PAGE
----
Size Matters: Student-Teacher Ratio Increasing Across Texas

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In yet another attempt to balance the state budget on the backs of kids and the people who teach them, the Republican administration at the Texas Education Agency has approved an increase in class size in thousands of classrooms statewide.  

Schools are able to request waivers to the standard 22:1 student-teacher ratio for grades K-4, but do not need to request any permission to exceed the ratio in 5 – 12.  In recent years, waiver requests have tripled, affecting close to one-third of elementary schools in the state.

From State Rep. Mike Villareal:

Over 8,000 Texas Classrooms Exceed State Class Size Limits

Parents, Students, School Supporters Meet in San Antonio to Fight Back

San Antonio – The Texas Education Agency (TEA) has approved school districts' requests to exceed the state's standard 22-student elementary school class size limit in at least 8,243 classrooms during the 2011-2012 school year, according to TEA data. This press release is accompanied by a district-by-district breakdown of the number of waivers approved for each grade in each campus as of November 2011, the latest data provided by TEA.

The extraordinarily high number of waivers is largely a consequence of the legislature's decision to cut support for public education by $5.4 billion. During the 2010-2011 school year the state approved class size limit waivers for 2,238 classrooms as of October 2010, the most recent data provided by TEA.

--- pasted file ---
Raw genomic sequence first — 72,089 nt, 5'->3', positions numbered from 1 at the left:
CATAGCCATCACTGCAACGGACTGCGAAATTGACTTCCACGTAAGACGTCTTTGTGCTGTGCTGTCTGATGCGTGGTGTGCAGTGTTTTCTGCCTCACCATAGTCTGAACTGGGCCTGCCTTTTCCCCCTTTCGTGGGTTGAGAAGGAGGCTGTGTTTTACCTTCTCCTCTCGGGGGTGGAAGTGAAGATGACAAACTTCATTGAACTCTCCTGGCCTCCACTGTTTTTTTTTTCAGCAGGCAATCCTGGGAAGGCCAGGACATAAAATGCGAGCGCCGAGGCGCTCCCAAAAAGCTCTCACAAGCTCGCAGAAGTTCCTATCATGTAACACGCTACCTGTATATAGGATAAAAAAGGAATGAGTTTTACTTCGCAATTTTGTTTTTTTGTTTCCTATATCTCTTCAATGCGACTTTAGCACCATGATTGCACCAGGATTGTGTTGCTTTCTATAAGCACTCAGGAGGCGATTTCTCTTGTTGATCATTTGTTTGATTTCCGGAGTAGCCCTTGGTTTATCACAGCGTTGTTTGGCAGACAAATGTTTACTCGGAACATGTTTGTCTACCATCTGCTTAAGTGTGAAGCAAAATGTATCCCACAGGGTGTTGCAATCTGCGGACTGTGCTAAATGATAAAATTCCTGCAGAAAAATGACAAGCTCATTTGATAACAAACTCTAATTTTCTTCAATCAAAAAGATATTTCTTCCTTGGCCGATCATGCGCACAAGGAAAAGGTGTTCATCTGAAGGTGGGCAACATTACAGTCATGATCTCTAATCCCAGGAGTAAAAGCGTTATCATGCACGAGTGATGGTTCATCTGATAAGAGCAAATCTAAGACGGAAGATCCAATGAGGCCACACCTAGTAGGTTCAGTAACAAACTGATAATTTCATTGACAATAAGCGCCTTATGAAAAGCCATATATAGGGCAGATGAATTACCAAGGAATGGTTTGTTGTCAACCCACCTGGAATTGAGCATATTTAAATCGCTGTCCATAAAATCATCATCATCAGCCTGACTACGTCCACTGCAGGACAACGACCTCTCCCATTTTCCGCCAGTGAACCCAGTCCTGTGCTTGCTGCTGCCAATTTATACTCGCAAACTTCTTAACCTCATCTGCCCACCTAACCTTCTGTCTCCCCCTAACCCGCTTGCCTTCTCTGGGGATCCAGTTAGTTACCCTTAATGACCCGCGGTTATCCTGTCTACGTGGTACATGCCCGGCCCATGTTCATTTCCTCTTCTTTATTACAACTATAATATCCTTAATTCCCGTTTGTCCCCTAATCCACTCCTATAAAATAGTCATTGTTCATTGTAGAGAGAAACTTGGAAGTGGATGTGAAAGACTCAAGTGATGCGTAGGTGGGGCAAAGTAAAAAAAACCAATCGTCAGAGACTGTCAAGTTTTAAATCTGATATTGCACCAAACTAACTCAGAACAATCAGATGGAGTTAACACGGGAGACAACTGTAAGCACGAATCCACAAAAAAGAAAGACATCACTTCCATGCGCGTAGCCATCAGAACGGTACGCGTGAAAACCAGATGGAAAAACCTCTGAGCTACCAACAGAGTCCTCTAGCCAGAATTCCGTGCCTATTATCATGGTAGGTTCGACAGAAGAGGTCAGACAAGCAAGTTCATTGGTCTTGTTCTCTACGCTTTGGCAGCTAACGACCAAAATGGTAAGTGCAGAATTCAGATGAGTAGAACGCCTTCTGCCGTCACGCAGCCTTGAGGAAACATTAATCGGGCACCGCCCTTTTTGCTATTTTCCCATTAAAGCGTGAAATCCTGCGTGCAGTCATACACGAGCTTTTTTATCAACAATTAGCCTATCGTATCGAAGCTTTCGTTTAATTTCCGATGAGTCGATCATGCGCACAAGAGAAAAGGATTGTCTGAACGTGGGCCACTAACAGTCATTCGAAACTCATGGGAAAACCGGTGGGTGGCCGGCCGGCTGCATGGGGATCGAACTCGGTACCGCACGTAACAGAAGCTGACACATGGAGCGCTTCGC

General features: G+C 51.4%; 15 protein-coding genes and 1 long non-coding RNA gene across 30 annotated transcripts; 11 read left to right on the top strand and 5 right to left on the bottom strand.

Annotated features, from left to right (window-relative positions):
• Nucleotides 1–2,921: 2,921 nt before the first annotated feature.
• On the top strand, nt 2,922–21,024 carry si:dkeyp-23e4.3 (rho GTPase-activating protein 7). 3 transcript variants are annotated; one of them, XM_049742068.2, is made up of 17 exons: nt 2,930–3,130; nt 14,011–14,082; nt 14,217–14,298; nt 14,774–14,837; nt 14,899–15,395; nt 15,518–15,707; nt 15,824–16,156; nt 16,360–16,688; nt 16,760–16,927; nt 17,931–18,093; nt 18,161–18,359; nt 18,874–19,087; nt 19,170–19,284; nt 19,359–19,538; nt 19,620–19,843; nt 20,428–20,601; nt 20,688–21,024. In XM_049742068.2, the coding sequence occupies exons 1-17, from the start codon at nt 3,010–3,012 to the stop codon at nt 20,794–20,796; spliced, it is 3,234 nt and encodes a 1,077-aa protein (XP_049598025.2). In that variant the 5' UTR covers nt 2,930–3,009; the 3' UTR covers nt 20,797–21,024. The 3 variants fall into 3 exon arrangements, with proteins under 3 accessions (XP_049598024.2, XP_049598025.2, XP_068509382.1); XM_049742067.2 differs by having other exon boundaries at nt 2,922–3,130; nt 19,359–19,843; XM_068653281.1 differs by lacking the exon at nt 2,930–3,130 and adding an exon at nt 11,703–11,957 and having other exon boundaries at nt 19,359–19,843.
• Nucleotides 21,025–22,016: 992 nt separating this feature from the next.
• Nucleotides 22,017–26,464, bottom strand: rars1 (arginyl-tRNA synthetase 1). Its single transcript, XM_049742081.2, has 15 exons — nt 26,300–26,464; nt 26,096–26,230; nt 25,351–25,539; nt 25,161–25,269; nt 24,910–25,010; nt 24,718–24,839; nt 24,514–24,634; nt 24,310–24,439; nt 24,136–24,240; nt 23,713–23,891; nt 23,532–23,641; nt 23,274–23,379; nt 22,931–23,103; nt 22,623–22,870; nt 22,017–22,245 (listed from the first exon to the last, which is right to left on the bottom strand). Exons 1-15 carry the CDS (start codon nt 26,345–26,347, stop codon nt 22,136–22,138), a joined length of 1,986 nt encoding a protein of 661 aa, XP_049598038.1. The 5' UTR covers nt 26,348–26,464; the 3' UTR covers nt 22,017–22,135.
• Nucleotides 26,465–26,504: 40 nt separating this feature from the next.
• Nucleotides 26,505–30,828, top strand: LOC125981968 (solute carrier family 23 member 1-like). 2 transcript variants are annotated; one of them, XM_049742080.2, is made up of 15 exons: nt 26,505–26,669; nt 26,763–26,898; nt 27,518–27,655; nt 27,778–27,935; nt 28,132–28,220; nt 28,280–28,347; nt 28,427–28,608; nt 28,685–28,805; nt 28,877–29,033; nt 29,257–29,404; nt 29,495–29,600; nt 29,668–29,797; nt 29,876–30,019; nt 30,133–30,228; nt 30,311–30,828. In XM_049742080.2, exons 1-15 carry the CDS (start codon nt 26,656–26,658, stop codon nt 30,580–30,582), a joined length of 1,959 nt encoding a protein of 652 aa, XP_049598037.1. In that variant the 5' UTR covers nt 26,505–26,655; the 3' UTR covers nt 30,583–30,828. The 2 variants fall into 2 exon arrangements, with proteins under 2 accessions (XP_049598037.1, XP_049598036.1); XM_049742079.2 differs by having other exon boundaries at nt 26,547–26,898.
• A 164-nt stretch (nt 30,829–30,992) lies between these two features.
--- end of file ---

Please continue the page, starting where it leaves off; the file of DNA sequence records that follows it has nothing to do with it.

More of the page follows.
“When Governor Perry and his supporters in the legislature decided to slash public education funding, they essentially voted to crowd more kids into thousands of classrooms,” said Rep. Villarreal. “When elementary students have to compete with even more kids for their teacher's attention, and we cut support staff such as special education aides, children are less likely to receive the individual instruction and support they need. The parents coming to the Save Texas Schools conference in San Antonio know that if we are serious about educating our kids, growing our economy and creating jobs, then we can't turn our teachers into babysitters.”

The Save Texas Schools coalition will hold a conference in San Antonio on February 3-4. The conference will train parents, students and concerned citizens who want to restore support in the legislature for public education. Speakers include Rep. Villarreal and Mayor Julian Castro. The conference will be held Friday, Feb. 3, 6:00-9:00 pm, at the Northside ISD Activity Center at 7001 Culebra Rd. and Saturday, Feb. 4,  9:00 am – 2:00 pm, at Holmes High School,  6500 Ingram Rd.  Additional information is online at www.savetxschools.org.

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About Author

Emily Cadik

Emily is a Texas ex-pat and proud Longhorn living in Washington, DC, where she remains connected to the Lone Star State through her work on BOR and her enthusiasm for breakfast tacos. She works on affordable housing policy, and writes about health care, poverty and other social justice issues.

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